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Ray Chapman's spirit could be floating Indians through season like no other

Tuesday, October 9, 2007

By TOM WITHERS

AP Sports Writer

CLEVELAND -- Ray Chapman's spirit could be floating the Cleveland Indians through a season unlike any other in their history.

Strange, unexplainable, improbable, head-scratching events have surrounded this team for months, beginning almost from the moment the Indians rediscovered a lost piece of Chapman's legacy.

Unexpected snowstorms, thrilling comebacks, unlikely heroes, invading bugs who swarmed the New York Yankees in the playoffs.

It's been downright eerie for the Indians, who play their home games a few tape-measure home runs from the shores of Lake Erie.

And Chapman, a popular shortstop killed by a pitch that struck him in the head on Aug. 17, 1920, has hung around to witness it all.


Back in March, when the Indians opened Heritage Park, a walkthrough exhibit beyond the center-field wall at Jacobs Field honoring the club's storied history, a forgotten plaque of Chapman was unveiled and mounted on a wall facing home plate.

The gorgeous, 175-pound bronze memorial had been stashed away inside a crate when the Indians moved from Municipal Stadium to the Jake in 1994. Workers discovered it while cleaning out a storage room.

Years of neglect had made the plaque's text illegible, but it was refurbished and placed alongside those honoring Hall of Famers Bob Feller, Bob Lemon, Larry Doby, Lou Boudreau and other Cleveland baseball greats.

Chapman's tragic saga had been reborn.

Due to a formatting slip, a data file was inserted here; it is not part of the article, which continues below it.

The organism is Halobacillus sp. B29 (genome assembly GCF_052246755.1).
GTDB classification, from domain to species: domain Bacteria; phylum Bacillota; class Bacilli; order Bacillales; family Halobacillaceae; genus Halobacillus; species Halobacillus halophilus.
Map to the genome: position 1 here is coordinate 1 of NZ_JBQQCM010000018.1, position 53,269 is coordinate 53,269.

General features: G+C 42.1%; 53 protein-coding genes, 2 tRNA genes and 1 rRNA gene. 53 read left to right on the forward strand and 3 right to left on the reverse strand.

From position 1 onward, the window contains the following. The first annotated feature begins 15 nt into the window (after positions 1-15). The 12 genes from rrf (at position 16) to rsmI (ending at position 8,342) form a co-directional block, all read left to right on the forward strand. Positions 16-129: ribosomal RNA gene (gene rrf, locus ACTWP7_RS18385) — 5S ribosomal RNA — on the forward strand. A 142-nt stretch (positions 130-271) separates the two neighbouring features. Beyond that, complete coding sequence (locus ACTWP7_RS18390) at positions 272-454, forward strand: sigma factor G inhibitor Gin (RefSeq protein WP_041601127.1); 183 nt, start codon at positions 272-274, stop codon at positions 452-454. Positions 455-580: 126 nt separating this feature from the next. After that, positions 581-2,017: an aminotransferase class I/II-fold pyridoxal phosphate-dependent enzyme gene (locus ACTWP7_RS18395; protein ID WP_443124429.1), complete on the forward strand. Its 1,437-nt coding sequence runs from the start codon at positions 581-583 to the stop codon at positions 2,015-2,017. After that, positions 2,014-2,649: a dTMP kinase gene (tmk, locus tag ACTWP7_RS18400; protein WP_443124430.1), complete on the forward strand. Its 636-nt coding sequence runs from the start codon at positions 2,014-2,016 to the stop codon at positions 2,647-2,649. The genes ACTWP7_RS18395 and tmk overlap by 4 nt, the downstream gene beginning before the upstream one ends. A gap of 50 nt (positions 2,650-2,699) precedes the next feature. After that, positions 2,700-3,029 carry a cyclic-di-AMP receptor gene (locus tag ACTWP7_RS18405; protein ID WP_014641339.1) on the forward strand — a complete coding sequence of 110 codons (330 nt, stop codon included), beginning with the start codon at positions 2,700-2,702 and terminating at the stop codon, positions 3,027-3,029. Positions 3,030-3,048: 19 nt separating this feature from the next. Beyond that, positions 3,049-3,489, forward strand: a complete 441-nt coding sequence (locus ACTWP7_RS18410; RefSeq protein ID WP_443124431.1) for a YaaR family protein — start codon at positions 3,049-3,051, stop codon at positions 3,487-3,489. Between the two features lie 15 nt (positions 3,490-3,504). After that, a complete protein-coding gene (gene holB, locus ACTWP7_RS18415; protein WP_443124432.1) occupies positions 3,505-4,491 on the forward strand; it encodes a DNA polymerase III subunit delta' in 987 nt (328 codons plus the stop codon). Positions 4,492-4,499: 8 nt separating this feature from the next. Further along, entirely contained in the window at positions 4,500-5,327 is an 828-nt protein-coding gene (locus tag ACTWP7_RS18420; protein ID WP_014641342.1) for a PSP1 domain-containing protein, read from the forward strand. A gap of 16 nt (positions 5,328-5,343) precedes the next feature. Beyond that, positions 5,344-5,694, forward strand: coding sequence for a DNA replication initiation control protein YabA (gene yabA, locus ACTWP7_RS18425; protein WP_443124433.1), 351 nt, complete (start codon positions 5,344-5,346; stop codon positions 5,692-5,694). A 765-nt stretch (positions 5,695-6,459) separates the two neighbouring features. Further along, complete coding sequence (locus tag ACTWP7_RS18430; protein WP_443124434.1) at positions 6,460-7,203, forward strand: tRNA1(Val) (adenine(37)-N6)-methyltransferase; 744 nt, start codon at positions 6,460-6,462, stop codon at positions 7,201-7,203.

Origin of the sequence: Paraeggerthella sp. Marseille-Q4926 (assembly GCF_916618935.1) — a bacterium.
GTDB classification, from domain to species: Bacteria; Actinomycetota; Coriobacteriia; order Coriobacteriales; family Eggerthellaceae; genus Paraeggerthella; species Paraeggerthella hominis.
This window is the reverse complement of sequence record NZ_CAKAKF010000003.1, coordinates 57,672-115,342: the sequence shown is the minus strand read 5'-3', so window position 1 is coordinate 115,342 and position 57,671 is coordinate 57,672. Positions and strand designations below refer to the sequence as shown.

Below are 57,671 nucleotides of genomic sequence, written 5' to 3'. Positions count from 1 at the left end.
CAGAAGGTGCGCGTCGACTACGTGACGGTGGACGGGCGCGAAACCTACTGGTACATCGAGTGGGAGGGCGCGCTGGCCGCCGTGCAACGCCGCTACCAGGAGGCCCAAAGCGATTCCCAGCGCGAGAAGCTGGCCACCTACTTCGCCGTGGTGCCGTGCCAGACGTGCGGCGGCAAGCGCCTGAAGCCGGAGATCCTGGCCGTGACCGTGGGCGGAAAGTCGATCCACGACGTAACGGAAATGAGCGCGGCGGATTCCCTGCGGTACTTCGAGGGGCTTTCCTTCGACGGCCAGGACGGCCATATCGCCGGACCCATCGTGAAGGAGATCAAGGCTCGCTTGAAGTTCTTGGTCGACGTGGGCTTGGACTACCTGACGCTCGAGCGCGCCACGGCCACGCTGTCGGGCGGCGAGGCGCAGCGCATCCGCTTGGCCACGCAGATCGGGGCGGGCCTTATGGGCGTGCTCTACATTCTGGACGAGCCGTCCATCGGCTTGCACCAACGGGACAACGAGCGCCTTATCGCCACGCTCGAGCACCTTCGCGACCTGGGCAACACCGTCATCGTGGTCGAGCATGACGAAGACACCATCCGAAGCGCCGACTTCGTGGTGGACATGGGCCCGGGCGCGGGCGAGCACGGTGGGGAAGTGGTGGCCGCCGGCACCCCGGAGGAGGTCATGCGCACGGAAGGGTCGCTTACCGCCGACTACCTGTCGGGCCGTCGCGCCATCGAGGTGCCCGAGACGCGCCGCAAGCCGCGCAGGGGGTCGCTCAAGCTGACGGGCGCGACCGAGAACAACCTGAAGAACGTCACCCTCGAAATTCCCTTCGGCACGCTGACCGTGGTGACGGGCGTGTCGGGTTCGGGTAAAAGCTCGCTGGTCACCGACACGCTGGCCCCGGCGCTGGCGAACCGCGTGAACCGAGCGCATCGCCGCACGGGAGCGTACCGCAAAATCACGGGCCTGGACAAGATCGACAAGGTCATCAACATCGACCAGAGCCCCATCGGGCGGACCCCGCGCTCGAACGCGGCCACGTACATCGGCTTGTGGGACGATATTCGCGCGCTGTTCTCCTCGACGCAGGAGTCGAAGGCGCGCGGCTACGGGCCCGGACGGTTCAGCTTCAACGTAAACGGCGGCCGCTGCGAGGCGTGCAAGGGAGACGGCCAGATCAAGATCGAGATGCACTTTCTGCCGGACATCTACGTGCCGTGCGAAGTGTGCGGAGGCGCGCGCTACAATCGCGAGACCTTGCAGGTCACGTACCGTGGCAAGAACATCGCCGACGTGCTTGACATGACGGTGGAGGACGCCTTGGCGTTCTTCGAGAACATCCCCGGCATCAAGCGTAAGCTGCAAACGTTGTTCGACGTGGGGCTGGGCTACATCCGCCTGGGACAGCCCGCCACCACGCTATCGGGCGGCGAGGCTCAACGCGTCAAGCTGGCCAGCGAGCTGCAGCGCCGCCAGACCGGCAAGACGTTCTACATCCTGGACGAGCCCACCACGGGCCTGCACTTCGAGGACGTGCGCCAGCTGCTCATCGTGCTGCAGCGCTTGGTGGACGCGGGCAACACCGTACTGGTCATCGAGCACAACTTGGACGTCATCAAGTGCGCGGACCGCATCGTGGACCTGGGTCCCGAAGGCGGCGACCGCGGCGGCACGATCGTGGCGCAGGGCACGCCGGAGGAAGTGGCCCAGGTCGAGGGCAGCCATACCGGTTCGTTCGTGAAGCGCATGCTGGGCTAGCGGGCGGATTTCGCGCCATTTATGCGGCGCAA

Things haven't been the same for the Indians since.

The club's home opener on April 6 was postponed when a freak spring storm dumped more than 2 feet of lake-effect snow on Cleveland, which until that point had been enjoying a rare, mild winter.

"Weirdest thing I've ever seen," said Jim Folk, the club's vice president of ballpark operations. "By far."

The snow started falling on a Friday and didn't stop for three days, forcing the club to reschedule a four-game series with Seattle throughout the season. More bad weather sent the Indians to Milwaukee to play their next "home" series against the Los Angeles Angels under Miller Park's roof.

On Sept. 26, the Indians, who will meet the Boston Red Sox in the ALCS starting Friday, were the "home" team at Seattle's Safeco Field -- three home games in three cities.

Odd? Well, consider a few of these quirks:

--The Indians beat the Chicago White Sox 2-1 on April 15 despite getting just one hit -- a leadoff double in the first. They became the first team since 1952 to win when its only hit opened the game.

--Cleveland played an April 28 game under protest when umpires awarded the Baltimore Orioles a run -- three innings after it scored!

--Fausto Carmona, ticketed for the minors before injuries to other starters put him in the rotation, began the season 7-1 and finished with 19 wins. In 2006, he went 1-10 and flamed out spectacularly in a tryout as Cleveland's closer.